Costanzo, Cari - lecturer


Cari Costanzo is a cultural anthropologist whose teaching and research examine historical memory; discourses of identity; race, class, and gender; social networks; transnationalism; and contemporary urbanism. She has conducted fieldwork in Hawaii and India.

Employing both historical and ethnographic research methods, Cari’s dissertation looked at the effects of American “colonialism” on contemporary politics in Hawaii, including the ways in which native Hawaiians have joined a global network of “Fourth World” indigenous activists to fight for local land restitution. She argues that shifting social networks and the legal classification of racialized identities have re-shaped narratives of “belonging” among not only native Hawaiians, but also local ethnic groups in Hawaii who migrated to the Islands over a century ago as plantation laborers. Cari’s research demonstrates linkages between the recent rise of contemporary urban taro farming throughout the state and historical memories that “root” distinct ethnic groups in the land.

Cari’s post-doctoral work examines social transformations occurring around a growing globalized high-tech labor force in India. Based on fieldwork conducted at two call centers in Hyderabad, she explores the ways in which call center employees in India—some 60 percent of whom are women—negotiate their sense of identity in a transnational labor force. Her research addresses the ways in which call center employment forces women to navigate new social terrain—such as working shoulder to shoulder throughout the night with men in a society that discourages both mixed-gender socializing before marriage, and the movement of women through public spaces after dark. She also examines emerging global workspaces as sites for “virtual journeys” into new cultural realms. Through daily conversations and transactions over telephones and computers, Indian call center employees journey into the cultural terrain of their overseas customers—learning their social and political preferences and prejudices—without ever physically crossing their own national boundaries. Women working in call centers in India inhabit both the transnational labor networks where they work, and the contemporary urban spaces where they live, resulting in the complex and sometimes contradictory intersection of gender and culture.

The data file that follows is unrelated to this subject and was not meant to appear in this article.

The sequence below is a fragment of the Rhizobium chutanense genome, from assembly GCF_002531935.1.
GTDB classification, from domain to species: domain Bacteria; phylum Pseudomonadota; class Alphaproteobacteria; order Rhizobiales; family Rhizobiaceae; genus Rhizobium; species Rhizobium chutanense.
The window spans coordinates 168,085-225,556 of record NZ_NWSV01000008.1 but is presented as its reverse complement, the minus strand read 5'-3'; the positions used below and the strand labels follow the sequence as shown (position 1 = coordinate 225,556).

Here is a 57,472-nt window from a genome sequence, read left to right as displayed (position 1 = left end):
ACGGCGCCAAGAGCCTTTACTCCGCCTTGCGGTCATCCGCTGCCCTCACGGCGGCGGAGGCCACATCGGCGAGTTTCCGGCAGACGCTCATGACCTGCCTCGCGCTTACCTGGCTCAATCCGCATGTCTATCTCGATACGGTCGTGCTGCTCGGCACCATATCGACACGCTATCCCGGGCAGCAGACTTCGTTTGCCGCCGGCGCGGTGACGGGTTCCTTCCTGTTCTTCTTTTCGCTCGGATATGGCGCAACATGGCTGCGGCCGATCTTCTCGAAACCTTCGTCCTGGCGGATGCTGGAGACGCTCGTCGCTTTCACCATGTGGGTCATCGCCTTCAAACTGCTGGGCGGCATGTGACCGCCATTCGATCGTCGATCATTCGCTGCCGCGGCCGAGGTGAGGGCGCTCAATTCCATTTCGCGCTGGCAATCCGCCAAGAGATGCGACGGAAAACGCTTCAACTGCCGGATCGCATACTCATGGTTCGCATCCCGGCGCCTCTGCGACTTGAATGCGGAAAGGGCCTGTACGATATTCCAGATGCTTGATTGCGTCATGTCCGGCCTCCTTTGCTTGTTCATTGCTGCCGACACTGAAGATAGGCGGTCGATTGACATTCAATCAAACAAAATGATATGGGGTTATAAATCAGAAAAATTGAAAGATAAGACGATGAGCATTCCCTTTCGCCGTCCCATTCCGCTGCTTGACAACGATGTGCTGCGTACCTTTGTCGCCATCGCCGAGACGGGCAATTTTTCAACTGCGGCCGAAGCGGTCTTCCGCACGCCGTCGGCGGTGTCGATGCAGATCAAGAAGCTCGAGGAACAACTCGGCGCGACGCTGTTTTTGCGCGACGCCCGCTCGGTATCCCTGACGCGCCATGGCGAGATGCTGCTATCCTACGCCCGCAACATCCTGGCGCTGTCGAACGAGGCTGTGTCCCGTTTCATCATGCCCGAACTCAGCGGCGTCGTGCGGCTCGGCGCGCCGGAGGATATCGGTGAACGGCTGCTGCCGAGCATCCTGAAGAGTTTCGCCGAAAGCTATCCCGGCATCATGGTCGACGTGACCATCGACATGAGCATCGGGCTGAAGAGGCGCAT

Cari is currently conducting an ethnographic study of life in a freshman dormitory, looking at how technology is used to mediate not only social networks, but also narratives of success and failure.

She is also team-teaching the Thinking Matters course “Reading the Body,” which explores the way culture informs and distorts how we discern, accept, reject, and analyze our bodies. The course engages literary, medical, ethical, and ethnographic texts to ask how representations of the body affect the way we experience illness, embody gender and racial identities, and understand our rights (or lack of rights) to control our own bodies.

Selected Publications: 

2011 “Bedside Exam: Ritual and Reason.” Verghese, Abraham; Brady, Erika; Costanzo (Kapur), Cari; Horwitz, Ralph. In Annals of Internal Medicine, Vol 155, No. 8, pp.550-553.

2010 “Rethinking Courtship, Marriage and Divorce in an Indian Call Center” in Everyday Life in South Asia, Second Edition, Diane Mines and Sarah Lamb, eds. Bloomington and Indianapolis: Indiana University Press, pp. 50-61.

2009 “Gender and Memory in the Pacific: Contemporary Hawaiian Nationalism and the Memorialization of Plantation Workers at the Japanese Cultural Center of Hawai‘i” In Amerasia Journal, Vol 35, No. 2., pp. 168-190.

2004 “Native Hawaiians” in the Blackwell Companion to the Anthropology of American Indians. Tom Biolsi, ed., pp. 412-431. Malden, MA: Blackwell Publishing.